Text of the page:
June 30

“Father of the fatherless and protector of widows is God in his holy habitation. God settles the solitary in a home.” (Psalm 68:5-6a)

“Honor widows who are truly widows. But if a widow has children or grandchildren, let them first learn to show godliness to their own household and to make some return to their parents, for this is pleasing in the sight of God. But if a widow has children or grandchildren, let them first learn to show godliness to their own household and to make some return to their parents, for this is pleasing in the sight of God. She who is truly a widow, left all alone, has set her hope on God and continues in supplications and prayers night and day, but she who is self-indulgent is dead even while she lives. Command these things as well, so that they may be without reproach. But if anyone does not provide for his relatives, and especially for members of his household, he has denied the faith and is worse than an unbeliever. Let a widow be enrolled if she is not less than sixty years of age, having been the wife of one husband, and having a reputation for good works: if she has brought up children, has shown hospitality, has washed the feet of the saints, has cared for the afflicted, and has devoted herself to every good work.” (1 Timothy 5:3-10)

Widows are singled out by the Lord as a group of women who need special care and consideration. The number and frequency of unmarried women in biblical times were far less than it is now; today single unmarried, divorced, and widowed women make up a more significant proportion of the population. However, God’s Word is not to be discounted when we talk about the need for caring for widows. They deserve our help, loyalty, respect, and honor. God gave Naomi a family, through Ruth and Boaz, when she returned to Bethlehem as a widow. When Jesus was dying on the cross, he instructed John to be a son to his mother, Mary, also a widow. The prophetess Anna, having been a widow for many years, dedicated her life to worship, prayer, and fasting at the temple. She was rewarded for her devotion by recognizing Jesus as the promised Messiah (Luke 2:37-38).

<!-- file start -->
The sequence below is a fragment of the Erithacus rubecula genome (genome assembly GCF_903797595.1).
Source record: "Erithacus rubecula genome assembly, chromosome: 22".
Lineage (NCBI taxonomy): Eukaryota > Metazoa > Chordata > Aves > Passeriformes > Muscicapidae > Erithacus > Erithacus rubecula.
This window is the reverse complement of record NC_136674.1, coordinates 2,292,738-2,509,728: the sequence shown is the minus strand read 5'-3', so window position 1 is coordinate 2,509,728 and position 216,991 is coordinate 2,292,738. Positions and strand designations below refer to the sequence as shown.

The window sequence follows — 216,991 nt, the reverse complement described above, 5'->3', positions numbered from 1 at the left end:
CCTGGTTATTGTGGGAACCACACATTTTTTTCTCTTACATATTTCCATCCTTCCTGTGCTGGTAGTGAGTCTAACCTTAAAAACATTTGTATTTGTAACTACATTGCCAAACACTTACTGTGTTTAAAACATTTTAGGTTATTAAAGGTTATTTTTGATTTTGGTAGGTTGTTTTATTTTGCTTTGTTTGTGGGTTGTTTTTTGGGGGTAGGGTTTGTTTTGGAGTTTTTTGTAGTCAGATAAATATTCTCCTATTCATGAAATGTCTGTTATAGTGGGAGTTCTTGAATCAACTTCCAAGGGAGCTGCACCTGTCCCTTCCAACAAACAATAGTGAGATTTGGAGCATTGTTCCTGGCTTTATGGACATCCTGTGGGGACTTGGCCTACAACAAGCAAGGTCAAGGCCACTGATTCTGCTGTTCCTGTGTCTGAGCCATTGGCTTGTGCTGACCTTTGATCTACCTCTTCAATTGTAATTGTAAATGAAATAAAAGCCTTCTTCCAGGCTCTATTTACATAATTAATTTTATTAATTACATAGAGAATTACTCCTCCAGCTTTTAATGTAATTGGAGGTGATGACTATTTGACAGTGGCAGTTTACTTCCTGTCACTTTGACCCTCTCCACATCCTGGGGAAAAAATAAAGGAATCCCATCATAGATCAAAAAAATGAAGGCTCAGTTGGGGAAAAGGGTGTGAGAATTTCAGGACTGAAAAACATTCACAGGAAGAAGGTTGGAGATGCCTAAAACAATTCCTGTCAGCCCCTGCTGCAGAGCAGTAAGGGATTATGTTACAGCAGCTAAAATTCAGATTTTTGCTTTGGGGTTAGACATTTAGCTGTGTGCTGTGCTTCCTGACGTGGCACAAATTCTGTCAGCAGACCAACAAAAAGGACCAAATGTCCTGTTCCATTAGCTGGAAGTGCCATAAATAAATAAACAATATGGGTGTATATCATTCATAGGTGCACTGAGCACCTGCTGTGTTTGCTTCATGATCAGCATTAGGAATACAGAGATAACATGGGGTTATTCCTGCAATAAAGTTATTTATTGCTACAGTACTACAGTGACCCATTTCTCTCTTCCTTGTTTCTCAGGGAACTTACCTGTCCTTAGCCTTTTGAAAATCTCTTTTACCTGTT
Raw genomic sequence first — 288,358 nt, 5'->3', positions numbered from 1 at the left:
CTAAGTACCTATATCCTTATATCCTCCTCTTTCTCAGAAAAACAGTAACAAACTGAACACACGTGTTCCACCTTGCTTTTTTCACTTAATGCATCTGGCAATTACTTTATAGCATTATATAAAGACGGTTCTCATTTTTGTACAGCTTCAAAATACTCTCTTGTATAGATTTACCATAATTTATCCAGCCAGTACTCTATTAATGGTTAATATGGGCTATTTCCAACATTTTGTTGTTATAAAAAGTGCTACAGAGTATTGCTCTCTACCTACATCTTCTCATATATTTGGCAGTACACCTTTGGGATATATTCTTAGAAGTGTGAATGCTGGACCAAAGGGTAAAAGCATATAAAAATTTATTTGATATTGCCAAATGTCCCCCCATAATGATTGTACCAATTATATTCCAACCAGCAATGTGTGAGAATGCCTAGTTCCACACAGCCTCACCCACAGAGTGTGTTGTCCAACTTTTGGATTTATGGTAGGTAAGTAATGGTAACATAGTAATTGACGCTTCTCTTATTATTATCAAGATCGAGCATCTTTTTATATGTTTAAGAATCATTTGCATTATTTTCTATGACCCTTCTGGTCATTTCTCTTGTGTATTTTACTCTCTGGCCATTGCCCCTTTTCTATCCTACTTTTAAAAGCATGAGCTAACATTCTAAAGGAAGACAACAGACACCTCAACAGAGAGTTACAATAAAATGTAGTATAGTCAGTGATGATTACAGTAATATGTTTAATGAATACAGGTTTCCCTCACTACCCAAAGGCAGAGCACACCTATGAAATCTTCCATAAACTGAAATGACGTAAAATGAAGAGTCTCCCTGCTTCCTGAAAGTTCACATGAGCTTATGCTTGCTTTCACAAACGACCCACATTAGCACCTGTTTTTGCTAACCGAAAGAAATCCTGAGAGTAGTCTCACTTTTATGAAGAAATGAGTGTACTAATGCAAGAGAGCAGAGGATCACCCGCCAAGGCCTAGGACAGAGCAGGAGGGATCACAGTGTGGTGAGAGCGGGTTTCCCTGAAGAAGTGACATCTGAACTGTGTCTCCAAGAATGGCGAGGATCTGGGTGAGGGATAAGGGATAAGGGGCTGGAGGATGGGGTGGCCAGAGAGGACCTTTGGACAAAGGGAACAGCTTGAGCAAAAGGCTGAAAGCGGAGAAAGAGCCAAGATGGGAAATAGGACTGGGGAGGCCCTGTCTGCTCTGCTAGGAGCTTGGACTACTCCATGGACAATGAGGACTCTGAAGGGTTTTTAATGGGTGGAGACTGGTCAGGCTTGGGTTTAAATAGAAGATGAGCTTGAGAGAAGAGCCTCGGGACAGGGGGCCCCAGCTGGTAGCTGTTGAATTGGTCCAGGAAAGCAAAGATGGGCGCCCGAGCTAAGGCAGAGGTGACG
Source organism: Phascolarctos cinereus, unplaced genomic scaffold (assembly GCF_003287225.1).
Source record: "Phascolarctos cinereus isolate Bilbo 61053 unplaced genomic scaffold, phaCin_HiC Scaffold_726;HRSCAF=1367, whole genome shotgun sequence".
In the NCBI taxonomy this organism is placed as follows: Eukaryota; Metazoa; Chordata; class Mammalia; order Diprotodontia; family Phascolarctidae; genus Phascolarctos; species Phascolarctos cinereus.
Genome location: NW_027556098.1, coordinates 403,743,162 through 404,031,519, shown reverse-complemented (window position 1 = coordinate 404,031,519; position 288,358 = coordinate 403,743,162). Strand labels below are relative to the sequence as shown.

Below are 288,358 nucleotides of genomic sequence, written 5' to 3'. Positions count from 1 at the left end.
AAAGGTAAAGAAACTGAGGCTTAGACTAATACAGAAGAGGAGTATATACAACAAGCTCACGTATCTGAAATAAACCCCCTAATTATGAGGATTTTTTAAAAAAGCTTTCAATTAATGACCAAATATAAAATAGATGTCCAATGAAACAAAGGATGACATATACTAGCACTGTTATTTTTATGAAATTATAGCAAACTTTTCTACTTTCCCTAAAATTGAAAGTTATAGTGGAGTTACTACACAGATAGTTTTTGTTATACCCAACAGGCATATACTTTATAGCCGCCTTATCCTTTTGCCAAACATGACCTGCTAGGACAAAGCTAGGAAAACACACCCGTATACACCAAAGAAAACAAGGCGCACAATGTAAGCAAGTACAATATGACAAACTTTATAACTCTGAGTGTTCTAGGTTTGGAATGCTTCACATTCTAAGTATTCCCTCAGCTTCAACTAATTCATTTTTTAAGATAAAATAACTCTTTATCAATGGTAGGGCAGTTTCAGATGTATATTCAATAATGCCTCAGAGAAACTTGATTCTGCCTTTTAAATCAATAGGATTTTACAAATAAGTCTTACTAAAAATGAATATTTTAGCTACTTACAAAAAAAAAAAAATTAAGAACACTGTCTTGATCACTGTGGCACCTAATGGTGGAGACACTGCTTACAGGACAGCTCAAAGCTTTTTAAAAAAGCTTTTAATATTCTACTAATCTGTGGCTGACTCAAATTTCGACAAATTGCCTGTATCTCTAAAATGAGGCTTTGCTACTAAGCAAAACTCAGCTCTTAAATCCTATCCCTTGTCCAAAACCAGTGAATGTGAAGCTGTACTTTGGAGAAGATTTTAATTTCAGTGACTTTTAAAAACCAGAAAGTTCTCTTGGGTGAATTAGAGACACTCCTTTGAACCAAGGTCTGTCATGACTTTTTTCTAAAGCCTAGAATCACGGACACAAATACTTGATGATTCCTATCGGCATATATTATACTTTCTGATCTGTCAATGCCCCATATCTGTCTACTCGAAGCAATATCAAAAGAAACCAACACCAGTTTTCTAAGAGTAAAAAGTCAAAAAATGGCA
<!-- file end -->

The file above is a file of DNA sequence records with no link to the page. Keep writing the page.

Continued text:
In his first letter to Timothy, Paul told the church to revere widows, probably referring to the honor of financially supporting widows who were truly in need. He instructed families to care for widows before expecting the church to care for them. It will please the parent (and widow) when children respectfully help them. Throughout the ages, the family’s care for widows has changed; today many families choose the option of assisted care living facilities where the staff is trained in caring for the elderly. Some facilities do this exceedingly well—women are respected, included in decision-making, and given essential roles and interesting activities. The criteria for knowing if the church should support a widow is precise in 1 Timothy 5:9-10. These women have served God and others honorably and responsibly. In developed nations not many churches need to give these women financial support, but in the majority world, they may not survive without it.

The disciples in the early church saw the need to appoint men to serve Christian widows, and so should we (Acts 6:1-3). Are there widows in your church who are in need? If not, will you not seek and pray for an opportunity to serve other widows in need?

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